On the one hand I feel like I DO need the hard skills taught on the course (media law – plus multimedia journalism skills in TV and radio) that would help me to work as a journalist abroad in the future.

    On the other hand, the course cost a fortune and I’m just not sure the skills I gain justify spending that kind of money…

    Victoria recently posted…Cheeky’s al fresco diner: The best food in Marrakech

    1. Congrats on being accepted on the course Victoria. It looks like a great one to do and Falmouth is such a gorgeous place, I would love to have studied there.
      I think it depends what you want to do in the future. If you’d like to work in professional journalism then I would definitely say you should do it. It’s so tough to find work in journalism so it will definitely help with job applications and give you some solid skills.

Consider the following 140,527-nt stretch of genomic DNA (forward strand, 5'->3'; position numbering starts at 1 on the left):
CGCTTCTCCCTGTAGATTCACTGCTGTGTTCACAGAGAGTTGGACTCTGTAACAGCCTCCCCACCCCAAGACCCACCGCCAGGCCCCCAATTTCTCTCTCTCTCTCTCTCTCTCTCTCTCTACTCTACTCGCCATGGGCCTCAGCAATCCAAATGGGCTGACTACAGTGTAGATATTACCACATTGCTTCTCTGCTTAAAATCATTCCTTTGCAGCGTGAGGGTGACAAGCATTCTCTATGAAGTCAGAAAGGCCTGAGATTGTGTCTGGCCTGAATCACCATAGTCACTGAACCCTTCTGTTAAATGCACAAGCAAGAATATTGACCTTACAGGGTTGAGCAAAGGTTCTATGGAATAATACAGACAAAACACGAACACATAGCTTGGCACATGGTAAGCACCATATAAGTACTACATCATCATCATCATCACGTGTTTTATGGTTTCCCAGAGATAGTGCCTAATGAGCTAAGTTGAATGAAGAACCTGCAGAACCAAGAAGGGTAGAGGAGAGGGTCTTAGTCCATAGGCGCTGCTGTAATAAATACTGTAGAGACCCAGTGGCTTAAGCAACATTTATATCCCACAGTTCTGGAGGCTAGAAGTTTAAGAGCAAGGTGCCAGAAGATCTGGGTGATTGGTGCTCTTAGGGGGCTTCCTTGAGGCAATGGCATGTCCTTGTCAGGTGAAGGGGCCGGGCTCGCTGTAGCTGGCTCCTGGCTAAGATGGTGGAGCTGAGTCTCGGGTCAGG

At the time of writing this blog post I didn’t realise just how much I learned from the course but now I can see I really got a lot out of it. I would say the main thing was learning to write quickly. We worked on was writing news stories in 20 minutes. It takes a lot of practice but I find now I can write stories, articles and blog posts so much faster. Shorthand and the law side of things is also really handy to have but so boring to learn.
      I was about half way through my course when I realised I would never work in print media and although the course was called ‘multimedia journalism’ it was really old-school and mainly focused on local print journalism.
      I would definitely say you should do it but make sure you’re doing the right course for you. When I chose my course I just went for the ‘best’ but if I did it again I would do online or magazine journalism.